Bar Mitzvah at Age 70 on Top of the Rockies

From Chabad.org by Christopher (Bienbrech) Bonebrake:

Let me tell you a little story. It was a cloudless day on Monday in Telluride, Colo., a small Western town high in the Rocky Mountains filled with forests and rivers. This is my eighth year visiting my son Matthew in Telluride, and I have made many friends there over the years. I was on my way into town to run a few errands—mail some postcards home, have lunch with a friend and do some shopping at the market.

Telluride is full of tourists this time of year. As I passed the busy town park, I saw two young men in the crowd. Their appearance was very distinctive, and I immediately recognized them as Jewish men. Neatly groomed with beards, they were wearing handsome black suits and broad-brimmed hats. Without hesitation, I called out the window: “Shalom, my brothers, shalom!”

I came to a stop in the street as one of them quickly approached my car.

Without hesitation, we clasped hands. The first words from his mouth were: “Are you Jewish?”

I replied: “No, but my mother is.”

He asked: “Is your grandmother Jewish?”

I said: “Yes.” And he said emphatically: “Then you are Jewish.”

At that moment, I knew I had to talk to these young men, sent by Chabad of Southern Colorado to perform mitzvahswith Jews in the area. I made a hasty U-turn in the street and quickly parked my car. They were standing on the curb watching me as I walked across the street. We shook hands, and I was introduced to Mendel and Mendy. I wanted to know more about them, so I suggested that we walk into the park a bit and sit down for a talk.

‘Recalling the Words My Zayda Used’

I told them the story of my Jewish grandparents and how they had crossed Europe in the early 1900s to escape the pogroms of Belarus and Lithuania. They settled in the East End of London, and made a life for themselves and their four daughters in the Jewish community. Their homes were bombed and destroyed during the Nazi blitz of 1940, but they survived. My father was an American sailor stationed in London. He met my mother and her family, and after the war, he sponsored their journey and settlement in America.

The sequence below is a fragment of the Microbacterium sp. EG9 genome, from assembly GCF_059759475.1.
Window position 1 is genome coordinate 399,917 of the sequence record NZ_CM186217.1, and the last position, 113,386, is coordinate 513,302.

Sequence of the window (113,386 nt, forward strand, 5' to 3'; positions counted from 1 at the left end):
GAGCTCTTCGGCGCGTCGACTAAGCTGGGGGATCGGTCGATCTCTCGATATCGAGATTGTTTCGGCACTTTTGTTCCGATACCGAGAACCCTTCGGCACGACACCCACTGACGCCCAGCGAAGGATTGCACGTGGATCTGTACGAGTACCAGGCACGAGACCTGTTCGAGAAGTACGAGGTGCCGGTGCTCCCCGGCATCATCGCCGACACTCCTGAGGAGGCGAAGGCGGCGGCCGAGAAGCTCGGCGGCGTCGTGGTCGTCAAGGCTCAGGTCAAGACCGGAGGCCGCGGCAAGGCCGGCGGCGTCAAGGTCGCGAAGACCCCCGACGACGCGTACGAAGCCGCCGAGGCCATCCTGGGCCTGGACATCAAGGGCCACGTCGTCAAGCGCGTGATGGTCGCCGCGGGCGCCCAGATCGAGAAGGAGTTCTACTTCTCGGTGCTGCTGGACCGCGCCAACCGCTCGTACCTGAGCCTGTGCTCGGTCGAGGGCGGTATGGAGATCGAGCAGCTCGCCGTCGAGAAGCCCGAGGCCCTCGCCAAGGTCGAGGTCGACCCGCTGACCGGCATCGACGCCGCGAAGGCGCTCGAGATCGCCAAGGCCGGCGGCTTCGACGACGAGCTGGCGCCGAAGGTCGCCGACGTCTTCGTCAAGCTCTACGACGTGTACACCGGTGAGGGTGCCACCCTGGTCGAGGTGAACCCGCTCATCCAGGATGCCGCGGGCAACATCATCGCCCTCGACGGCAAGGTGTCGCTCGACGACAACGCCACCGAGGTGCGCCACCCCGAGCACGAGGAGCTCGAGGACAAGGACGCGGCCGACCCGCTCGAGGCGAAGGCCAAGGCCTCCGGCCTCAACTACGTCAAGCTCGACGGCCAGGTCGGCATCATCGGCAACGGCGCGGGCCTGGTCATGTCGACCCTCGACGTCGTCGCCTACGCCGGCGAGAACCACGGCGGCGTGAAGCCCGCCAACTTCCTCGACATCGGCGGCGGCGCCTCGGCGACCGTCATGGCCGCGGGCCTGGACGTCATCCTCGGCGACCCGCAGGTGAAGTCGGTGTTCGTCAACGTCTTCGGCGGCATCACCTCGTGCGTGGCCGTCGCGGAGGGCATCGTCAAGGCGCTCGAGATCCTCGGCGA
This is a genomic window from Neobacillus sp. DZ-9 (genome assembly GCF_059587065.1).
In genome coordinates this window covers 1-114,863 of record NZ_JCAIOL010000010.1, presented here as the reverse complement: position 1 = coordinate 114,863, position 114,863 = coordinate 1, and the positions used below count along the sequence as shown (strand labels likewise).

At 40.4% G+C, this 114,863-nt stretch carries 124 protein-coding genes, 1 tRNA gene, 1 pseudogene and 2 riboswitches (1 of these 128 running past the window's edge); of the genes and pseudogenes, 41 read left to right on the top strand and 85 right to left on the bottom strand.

Then Mendy asked me the most poignant question: “Did you celebrate your bar mitzvah?”

No, I had not had a bar mitzvah ceremony when I was younger. My father’s family were American Methodists, and everyone seemed to get along nicely without much talk of religion. And what would a 10- or 12-year-old boy know about such things? But talking with these rabbinical students, a host of memories came flooding back to me.

“You can be bar mitzvahed here, now, today in the park,” they said.

I couldn’t believe it! I had never been asked or offered the opportunity. My beautiful mother had expressed regrets to me on several occasions at not having raised my brother, sister and me in the tradition of her Jewish ancestors. But that was many years ago; she’s 90 and I’m 70—two lifetimes nearly gone with so much that has happened over the years.

Again they offered, and I couldn’t say no. I noticed a striking black bag with Hebrew letters etched in gold. It was quickly opened. A yarmulke appeared and was placed on my head as the scroll boxes, or tefillin, were put into place. Before I knew it, I was reciting prayers in Hebrew and recalling the words my zayda had used at Passover. The world seemed to melt away for a moment as I gained confidence in reciting the words. Soon we were holding hands, singing and dancing in the town park, taking no notice of the people walking by.

I remember Mendy teaching me about a Divine spark and my relationship to G‑d. Then, as quickly as it happened, I was hugging Mendel and Mendy, and saying “shalom” over and over again. I thought: Am I crazy? Is this really happening? I quickly got my mother on the phone and introduced her to Mendy, who explained that now she had a son who was a proper Jew—well almost, without the years of study and practice. We soon parted, and I promised to stay in touch and come to see them in New York after returning to my home near Washington, D.C.

And there I was. Standing in the bright light of day having just had a bar mitzvah at 9,000 feet with two Jewish men I had met minutes earlier. I called my dearest Uncle Saul in Florida and told him that I just become a bar mitzvah in the town park. With his usual sense of wit, he said the next knock on my door would be the mohel.

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